Faith in the Future
New-build dining pubs reflect confidence in the future of the British pub trade
WE ARE OFTEN told that the British pub is in headlong decline, with a tidal wave of closures and pubgoing increasingly becoming irrelevant to the majority of people. However, our two biggest British-owned brewers, Greene King and Marston’s, are bucking this trend by opening large numbers of new-build pubs, which are generally pretty big establishments, not dinky little niche bars. They don’t get the recognition they deserve, though, as they’re family-oriented dining pubs located on retail and leisure parks, and thus far from the stereotype of community local or multi-beer alehouse. There’s a good local example of this in Greene King’s Flying Horse near Manchester Airport, opened last autumn, which must be the first new-build pub in Stockport and its immediate environs for over twenty years.
While these pubs cater for a different market than your average Wetherspoon’s, they come off pretty well in a direct comparison. They often demonstrate a much higher standard of seating comfort and materials, and also beat Spoons hands down in areas such as providing natural light and toilets on the same level as the bar area.
And they’re proving extremely successful, demonstrating that there are thousands of families across the country who, rather than cook and eat at home, prefer to go out for a meal once or twice a week. And it's the pub industry that's increasingly providing the kind of relaxed, informal atmosphere and value for money they’re looking for. It’s noticeable how busy these pubs can get around tea-time when much of the trade that traditional pubs once enjoyed has evaporated.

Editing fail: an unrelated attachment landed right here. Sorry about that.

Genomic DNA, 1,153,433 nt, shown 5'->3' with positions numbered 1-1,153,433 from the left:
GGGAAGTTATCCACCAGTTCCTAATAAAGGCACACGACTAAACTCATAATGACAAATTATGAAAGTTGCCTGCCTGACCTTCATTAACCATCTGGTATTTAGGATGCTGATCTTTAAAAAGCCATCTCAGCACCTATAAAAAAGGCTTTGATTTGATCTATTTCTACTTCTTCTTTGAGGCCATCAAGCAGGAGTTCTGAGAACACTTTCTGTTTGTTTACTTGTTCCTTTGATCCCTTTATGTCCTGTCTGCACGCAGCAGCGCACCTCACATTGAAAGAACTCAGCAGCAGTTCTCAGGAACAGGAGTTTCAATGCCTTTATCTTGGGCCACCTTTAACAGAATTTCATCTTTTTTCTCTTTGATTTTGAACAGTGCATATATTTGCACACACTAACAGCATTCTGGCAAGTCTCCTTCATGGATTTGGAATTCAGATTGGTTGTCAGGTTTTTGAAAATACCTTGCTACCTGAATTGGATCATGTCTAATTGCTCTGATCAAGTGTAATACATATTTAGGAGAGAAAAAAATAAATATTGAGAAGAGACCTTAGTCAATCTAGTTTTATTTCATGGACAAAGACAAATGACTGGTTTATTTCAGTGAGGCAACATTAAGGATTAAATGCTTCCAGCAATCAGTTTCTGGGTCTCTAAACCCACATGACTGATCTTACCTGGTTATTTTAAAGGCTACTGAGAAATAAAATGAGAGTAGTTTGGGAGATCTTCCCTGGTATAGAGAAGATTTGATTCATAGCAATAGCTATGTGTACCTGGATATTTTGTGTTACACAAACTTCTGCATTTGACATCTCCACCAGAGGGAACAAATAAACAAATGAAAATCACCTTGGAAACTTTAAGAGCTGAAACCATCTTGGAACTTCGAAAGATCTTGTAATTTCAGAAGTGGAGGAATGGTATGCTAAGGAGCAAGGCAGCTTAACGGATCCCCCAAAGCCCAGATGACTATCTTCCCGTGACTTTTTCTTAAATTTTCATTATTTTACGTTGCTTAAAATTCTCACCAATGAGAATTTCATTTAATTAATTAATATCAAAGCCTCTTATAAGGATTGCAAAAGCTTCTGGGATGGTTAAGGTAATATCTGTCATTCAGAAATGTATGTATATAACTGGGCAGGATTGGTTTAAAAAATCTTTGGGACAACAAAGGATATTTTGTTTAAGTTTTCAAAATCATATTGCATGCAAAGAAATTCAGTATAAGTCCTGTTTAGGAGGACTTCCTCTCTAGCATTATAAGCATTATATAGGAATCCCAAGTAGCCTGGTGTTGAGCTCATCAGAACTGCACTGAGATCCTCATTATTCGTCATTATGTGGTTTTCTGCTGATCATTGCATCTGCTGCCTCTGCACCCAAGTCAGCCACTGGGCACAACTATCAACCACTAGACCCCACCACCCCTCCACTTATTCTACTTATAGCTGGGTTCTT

These family dining venues are a long way from my vision of the ideal pub, and aren’t where I’d choose to go and read the paper on a Sunday lunchtime. But they certainly meet a demand and their success is undeniable. Surely it’s a good thing for the future of the pub trade to get people visiting somewhere that is at least a vague approximation to a pub, and serves cask beer, rather than an establishment that bears no relation to one. Beer enthusiasts sneer at them at their peril.
Out of Place?
But applying the formula to existing pubs may seem insensitive and ill-considered
HOWEVER, it’s one thing to apply this format to a new-build site, but something else entirely to convert an existing pub, as Holt’s are in the process of doing with the Cheadle Hulme. They have set up a new joint venture company called Touchwood Inns in conjunction with the people behind the Cloverleaf Pub Company, who built up an estate of new-build dining pubs in the North of England that they eventually sold to Greene King. The intention is to apply this formula to a mixture of new developments and current Holt’s pubs.
I can’t help thinking, though, that the Cheadle Hulme isn’t the right location for this. In recent years, Cheadle Hulme has seen a number of new pub openings and has developed into something of a drinking circuit. Situated right next to the station, the Cheadle Hulme pub has a mixture of food and drink trade and surely it would have made more sense to try to tweak the balance between the two rather than imposing an overwhelmingly food-led formula that would be more at home on a leisure park. It’s also in a prosperous area where this style of operation may seem rather cheap and cheerful.
While you can’t blame Holt’s for trying to develop the food trade in their pubs and get away from their traditional image as operators of no-frills boozers, their actions on this front sometimes seem to demonstrate an uncertain touch.